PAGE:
Tell that to the owners of Toyota and all the other Japanese vehicles who consistently lead reliability and longevity ratings all over the World.

Is that so? A whole lot of your country has a55mpg limit while ours is an universally ignored 70mph. Italy is inhabited by looney drivers and Germany has no speed limits on some roads. I know of one owner of a British built McLaren there who regularly drives at over 200mph on his commute. Here in the UK speeds are generally kept down to 90mph or so because the driving license is lost if speeds exceed 100.
This is

Heard it all before about various cars trucks plant machinery and everything and it is bollocks. Japanese and exotic European cars would not be so successful in America if this were true. Fact is the big American barges and smaller cars that just don't drive as well as Japanese and European cars are like dinasaurs, out of time. This is the reason Ford and GM are in such a hole.

Actually very many cars make it that far. At least European and Japanese cars do. I have a Mitsubishi Shogun that has 165000 miles on it that has towed highly illegal loads far higher than it was designed for that is only now slipping its first clutch. My Toyota is just on 100,000 miles in eight years and it has only needed bulbs [two brake lights] and a rear wheel bearing so far. Even the exhaust is like new. A friends Audi Allroad which was serviced every 20,000 miles if it was lucky crossed 200,000 miles and it is still running somewhere probably.
Your assertion that conditions are harder on cars in the USA is just nonsense as anyone who has travelled extensively will know for certain. Conditions are only really worse where roads are not metalled and where it freezes really hard for long periods. These things cause increased wear not your ridiculous assertion that long distance running causes it, which is laughable if it were not so sad in that you actually believe that you know your ass from your elbow.

There are huge numbers of pickups sold in Europe though a lower proportion of total vehicles than in America. Very few have a payload of less than one ton. The market for half ton payload trucks is almost non existant. OTOH very few pickups have more than a 1.5 ton payload and most then buy 7.5 ton gross forward control trucks which are driven without a special driving license.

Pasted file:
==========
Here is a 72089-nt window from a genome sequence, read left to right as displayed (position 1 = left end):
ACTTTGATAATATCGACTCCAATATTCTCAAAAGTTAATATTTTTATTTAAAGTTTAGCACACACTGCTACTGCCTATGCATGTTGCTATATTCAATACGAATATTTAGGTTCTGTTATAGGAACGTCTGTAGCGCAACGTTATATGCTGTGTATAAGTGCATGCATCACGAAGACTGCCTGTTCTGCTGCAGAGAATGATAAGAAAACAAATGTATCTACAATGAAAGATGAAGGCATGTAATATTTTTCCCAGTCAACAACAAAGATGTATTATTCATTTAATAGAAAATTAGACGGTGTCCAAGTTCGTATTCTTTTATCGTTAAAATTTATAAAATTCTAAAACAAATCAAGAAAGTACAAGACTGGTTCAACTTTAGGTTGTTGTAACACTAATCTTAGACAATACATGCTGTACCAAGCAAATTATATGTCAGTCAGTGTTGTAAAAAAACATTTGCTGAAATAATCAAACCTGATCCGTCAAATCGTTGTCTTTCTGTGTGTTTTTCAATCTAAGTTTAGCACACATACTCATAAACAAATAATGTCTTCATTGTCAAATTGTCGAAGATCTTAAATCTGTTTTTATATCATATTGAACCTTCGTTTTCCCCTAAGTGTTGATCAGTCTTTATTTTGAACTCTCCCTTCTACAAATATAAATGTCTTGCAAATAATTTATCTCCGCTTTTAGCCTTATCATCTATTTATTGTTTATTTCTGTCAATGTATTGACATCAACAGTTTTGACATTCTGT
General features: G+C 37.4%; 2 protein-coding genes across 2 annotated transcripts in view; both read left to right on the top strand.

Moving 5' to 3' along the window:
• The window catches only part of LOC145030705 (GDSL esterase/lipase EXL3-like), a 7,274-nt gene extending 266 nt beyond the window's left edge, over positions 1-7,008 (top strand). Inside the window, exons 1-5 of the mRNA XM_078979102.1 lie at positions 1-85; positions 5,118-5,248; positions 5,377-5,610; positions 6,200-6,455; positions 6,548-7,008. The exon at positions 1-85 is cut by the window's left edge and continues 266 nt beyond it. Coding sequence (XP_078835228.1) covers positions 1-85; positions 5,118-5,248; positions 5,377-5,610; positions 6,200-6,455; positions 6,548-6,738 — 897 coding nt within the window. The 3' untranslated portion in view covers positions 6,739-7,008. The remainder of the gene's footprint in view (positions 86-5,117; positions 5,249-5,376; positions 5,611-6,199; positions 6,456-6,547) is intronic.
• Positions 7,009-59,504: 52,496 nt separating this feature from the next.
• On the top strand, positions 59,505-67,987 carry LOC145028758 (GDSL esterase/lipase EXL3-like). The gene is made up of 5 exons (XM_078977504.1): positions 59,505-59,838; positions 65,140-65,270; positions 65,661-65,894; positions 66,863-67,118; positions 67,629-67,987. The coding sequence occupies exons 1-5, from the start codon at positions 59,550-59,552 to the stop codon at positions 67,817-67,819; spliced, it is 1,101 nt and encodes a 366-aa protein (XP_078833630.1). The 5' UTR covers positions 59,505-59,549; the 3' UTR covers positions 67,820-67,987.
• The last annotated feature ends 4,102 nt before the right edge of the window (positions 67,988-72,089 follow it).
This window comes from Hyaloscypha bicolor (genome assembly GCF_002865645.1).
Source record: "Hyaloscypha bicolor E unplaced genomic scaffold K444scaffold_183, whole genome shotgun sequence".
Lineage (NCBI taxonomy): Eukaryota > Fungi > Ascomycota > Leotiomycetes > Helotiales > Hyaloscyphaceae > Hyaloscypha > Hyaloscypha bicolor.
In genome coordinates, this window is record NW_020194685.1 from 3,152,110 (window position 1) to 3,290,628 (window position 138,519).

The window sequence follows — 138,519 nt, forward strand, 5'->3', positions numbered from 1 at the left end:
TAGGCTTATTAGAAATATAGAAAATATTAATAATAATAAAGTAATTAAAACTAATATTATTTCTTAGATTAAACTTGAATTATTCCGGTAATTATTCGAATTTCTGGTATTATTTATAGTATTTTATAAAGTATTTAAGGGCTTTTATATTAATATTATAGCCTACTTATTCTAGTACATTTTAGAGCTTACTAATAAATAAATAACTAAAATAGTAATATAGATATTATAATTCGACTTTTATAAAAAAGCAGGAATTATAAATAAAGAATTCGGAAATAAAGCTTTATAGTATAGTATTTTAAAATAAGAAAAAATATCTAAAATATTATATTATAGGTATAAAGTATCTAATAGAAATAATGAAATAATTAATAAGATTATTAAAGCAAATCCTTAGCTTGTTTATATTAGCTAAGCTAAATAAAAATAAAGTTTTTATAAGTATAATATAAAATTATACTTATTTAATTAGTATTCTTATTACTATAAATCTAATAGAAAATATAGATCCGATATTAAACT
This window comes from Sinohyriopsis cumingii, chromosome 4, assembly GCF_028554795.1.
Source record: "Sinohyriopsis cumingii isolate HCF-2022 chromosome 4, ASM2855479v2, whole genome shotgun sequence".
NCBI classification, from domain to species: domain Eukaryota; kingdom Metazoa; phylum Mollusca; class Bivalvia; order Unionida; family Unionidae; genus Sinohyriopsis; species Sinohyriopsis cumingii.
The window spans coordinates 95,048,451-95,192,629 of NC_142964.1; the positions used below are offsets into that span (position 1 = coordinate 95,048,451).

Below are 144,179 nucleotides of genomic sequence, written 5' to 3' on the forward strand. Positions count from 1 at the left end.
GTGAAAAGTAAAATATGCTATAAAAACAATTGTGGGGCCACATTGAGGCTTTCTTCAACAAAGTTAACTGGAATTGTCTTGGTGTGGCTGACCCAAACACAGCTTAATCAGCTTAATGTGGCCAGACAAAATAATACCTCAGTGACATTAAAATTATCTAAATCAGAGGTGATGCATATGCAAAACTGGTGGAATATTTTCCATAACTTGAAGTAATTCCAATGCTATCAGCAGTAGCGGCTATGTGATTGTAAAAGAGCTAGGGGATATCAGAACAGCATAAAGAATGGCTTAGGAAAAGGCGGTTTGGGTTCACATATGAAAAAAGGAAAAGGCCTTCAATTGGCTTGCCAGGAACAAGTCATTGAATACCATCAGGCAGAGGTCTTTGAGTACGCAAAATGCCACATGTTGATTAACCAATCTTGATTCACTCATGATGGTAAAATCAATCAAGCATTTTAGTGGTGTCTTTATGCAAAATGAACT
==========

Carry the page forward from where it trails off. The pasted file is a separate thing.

Huw
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On Mon, 30 Jan 2006 23:35:27 -0000, "Huw"

Remember the FORDS of the same vintage?? A friend's 3 year old Montego had the seat mounts rust/pull right out of the floor in 3 years. And Torinos that the mirrors fell off, complete with a large patch of metal in 2 years, or the door handles fell out, and there was nothing left to fasten them to??????? And Pintos that rusted through the firewall where the inner fenders fastened? Wasn't just the Japs and Brits and Fiats that rusted away in no time back then.But they did seem to rust faster for a longer period of time. They were not designed to handle the salt on the roads in "middle America"
I DO like American iron in many ways, but dollar for dollar I'll take a Toyota, or a Honda over most of what "America" has to offer today.And most of them will be built closer to my home than most of the socalled "American" models.
If I want a BIG car, I'd buy a DC product made in Brampton. Or possibly a Crown Vic from Tilbury. If I want a small car, a Corolla from Cambridge or a Honda from Alliston. For a small sport Ute, I'd consider the new (mostly Suzuki based) stuff coming out of CAMI down at Ingersol with the GM badge, or the Matrix from Cambridge. But right now I'm not in the market - the "Mercury Mistake" clone of the Mondeo only has a bit over 100,000km on it at 10 years of age, and will likely last the wife another 5 years - and it doesn't get much long highway driving. The 12 year old Trans Sport has 333,000 plus KM on it and will likely do me for another few years too unless a deal comes up that is "too good to pass up". Regardless, my next car will be another used one - whatever seams to stand up reasonably well and is cheap.

But bigger engines, not worked as hard, tend not to overheat as easily. A lot of the smaller "american" and european engines do suffer from heat on long hard runs. Even some of the Jap stuff has problems with "coking" and sticking rings, as well as lubrication breakdown (running that thin 5W20 oil). Lots of head gasket and intake manifold problems, even on some "american" engines due to heat (and poor design) With the "world market" lots of our "American" engines are euro, asian, south American, or Aussi in design. And lots of our "American" small cars are asian designed , and even asian built (Daewoo is GM in Korea - and sold here with a "bow tie")
Lots of these problems show up here, while the cars are the model of reliability in europe and elsewhere. Our conditions CAN be severe. They ARE different than most of the rest of the world.